How to Set your Career Goals
Since young, we’re always being asked: What do you want to be when you grow up? Fast forward to now when you’re graduating soon, you’re expected to already lock down an answer and gearing up to walk the talk.
Or rather, that’s the expectation, but not necessarily the reality.
You may be graduating soon, but that doesn’t mean you already have a clear set of career goals yet. But having a defined set of goals is critical in keeping you focused on what you want to achieve, and developing clear plans is the first step in enabling you to reach your goals. Similarly, when it comes to charting your career path, you need to put in effort and thoughts into successful goal-setting and good planning.
It’s not too late to start now. With a successful career plan, you can be more confident to graduate and ready to kick off your career on a good note.
So, buckle down now and start taking notes. It’s time to plan for your afterschool future.
1) Understand your skills and interests
Before you start brainstorming your career goals, understand who you are first. This means identifying your skills and assessing your interests and values.
Begin with listing your skills and knowledge, then compare them with the requirements of your dream job. Be honest with the assessment of your skills, values and interests to narrow down your options in the next step. If you spot any gaps in your skill sets, look at filling them through additional courses or internship stints.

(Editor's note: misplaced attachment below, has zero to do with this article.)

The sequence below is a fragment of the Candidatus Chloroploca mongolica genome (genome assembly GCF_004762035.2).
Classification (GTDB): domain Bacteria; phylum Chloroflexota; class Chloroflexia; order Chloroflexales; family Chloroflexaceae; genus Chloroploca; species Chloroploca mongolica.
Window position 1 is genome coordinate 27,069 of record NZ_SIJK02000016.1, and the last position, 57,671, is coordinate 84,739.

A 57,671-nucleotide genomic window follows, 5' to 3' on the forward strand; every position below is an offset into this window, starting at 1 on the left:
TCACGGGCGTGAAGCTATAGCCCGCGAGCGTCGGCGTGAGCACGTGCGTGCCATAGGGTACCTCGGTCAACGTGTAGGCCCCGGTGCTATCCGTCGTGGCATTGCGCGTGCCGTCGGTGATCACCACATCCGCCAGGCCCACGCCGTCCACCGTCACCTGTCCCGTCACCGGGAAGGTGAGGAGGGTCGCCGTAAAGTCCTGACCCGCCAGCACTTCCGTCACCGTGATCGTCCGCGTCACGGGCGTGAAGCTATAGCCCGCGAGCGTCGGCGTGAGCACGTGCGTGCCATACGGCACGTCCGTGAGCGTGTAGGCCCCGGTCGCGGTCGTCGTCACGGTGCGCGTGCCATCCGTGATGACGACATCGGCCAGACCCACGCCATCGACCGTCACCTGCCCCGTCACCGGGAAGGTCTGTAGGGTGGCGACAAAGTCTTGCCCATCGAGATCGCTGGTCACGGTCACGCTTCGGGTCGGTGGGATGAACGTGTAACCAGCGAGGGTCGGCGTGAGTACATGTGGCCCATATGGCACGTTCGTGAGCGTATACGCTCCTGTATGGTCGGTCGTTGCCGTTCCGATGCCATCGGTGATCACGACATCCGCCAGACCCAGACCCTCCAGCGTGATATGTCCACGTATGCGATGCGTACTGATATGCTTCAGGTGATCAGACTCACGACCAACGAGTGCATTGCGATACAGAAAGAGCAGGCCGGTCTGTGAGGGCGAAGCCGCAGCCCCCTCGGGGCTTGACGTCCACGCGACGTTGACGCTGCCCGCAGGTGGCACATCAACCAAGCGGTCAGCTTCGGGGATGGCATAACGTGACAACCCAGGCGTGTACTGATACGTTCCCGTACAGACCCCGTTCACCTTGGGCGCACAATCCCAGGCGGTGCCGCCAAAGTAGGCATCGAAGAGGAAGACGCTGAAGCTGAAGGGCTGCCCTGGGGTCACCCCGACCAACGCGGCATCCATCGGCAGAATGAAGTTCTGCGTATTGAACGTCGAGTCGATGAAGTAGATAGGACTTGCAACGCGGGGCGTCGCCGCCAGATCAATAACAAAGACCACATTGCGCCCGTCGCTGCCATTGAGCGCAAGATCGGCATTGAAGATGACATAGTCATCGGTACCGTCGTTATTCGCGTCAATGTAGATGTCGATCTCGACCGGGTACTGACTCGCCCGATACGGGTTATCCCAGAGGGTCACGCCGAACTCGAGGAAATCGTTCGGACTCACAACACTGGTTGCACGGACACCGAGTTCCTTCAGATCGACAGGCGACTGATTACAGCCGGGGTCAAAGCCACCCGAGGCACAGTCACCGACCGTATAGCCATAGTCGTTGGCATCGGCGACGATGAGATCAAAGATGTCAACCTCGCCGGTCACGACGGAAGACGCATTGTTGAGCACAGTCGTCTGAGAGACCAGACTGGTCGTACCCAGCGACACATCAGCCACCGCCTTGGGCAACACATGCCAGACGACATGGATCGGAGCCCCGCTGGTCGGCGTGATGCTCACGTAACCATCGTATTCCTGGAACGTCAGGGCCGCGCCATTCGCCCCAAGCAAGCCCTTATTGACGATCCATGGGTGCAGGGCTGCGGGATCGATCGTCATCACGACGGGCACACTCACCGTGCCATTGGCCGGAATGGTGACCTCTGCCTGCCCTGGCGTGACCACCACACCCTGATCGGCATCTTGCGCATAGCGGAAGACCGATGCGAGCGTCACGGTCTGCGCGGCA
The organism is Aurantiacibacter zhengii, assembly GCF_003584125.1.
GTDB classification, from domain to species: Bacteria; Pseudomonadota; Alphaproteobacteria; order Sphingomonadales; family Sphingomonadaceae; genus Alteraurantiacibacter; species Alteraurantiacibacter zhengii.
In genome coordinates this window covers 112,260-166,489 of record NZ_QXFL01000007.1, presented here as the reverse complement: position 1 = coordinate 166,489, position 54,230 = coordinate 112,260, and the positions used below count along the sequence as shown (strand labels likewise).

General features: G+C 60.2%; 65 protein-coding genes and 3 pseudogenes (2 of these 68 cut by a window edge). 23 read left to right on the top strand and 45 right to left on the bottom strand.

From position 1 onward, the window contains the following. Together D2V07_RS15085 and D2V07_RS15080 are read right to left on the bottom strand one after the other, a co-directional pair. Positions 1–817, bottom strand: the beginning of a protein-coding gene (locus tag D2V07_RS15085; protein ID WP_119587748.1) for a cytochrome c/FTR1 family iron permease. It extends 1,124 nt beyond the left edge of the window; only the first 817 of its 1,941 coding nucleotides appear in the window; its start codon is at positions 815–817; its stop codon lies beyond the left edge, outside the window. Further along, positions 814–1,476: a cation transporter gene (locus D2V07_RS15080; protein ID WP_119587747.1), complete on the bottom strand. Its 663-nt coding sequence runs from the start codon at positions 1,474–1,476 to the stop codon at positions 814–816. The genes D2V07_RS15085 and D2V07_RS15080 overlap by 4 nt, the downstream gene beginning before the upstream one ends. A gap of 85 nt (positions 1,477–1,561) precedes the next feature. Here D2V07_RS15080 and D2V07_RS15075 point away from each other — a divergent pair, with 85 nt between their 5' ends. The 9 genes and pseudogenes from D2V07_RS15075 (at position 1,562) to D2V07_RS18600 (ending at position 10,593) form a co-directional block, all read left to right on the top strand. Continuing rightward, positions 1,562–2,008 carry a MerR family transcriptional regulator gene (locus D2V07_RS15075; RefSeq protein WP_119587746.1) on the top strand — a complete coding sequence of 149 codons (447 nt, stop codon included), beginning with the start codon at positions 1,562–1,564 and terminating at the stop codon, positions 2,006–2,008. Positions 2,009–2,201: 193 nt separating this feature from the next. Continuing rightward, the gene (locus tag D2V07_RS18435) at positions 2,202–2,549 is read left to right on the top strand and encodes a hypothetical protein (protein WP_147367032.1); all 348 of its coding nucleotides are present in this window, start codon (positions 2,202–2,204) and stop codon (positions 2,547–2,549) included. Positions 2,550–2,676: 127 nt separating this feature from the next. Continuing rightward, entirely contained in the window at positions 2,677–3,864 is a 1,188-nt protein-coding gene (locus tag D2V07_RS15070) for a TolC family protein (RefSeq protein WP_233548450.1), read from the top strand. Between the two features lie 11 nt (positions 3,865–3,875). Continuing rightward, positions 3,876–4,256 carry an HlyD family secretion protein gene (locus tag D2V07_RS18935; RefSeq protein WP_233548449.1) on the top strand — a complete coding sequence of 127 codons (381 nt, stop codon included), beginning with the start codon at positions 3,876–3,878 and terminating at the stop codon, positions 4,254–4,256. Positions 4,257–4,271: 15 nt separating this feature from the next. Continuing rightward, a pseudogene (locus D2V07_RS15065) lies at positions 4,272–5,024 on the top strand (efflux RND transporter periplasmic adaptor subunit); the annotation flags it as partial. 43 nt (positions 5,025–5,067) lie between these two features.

Additionally, Google for free online self-assessment tests to help you assess your strengths, weaknesses and personality traits.
2) Develop both short-term and long-term goals
It can be overwhelming to attempt to achieve multiple goals simultaneously – that’s why you should categorise them into short-term and long-term. Group those goals you can carry out within 12 months into short-term goals, e.g. taking a specific class or finalising your resume. Long-term goals can take several years to achieve, e.g. saving for retirement and starting your own company. Choose what is important right now and focus on that particular goal.
3) Internships or volunteering
Internships aren’t just for when you’re in school. It is a valuable way to gain work experience, connections, and insight into a job. Alternatively, look at volunteering if internships are unavailable in your field. Make sure you’re able to build your resume, make new connections and decide for sure that this is the career line you’re looking at.
4) Don’t stop researching
By this point, you should be confident of the types of jobs you wish to go into, but don’t just stop there! Continue with the necessary research to supplement your industry knowledge, such as attending job fairs, connecting with the industry experts on LinkedIn and reading more of today’s in-demand careers. There are always something to do, but as long as you compartmentalise what’s important and don’t leave everything till the last minute, you won’t feel overwhelmed.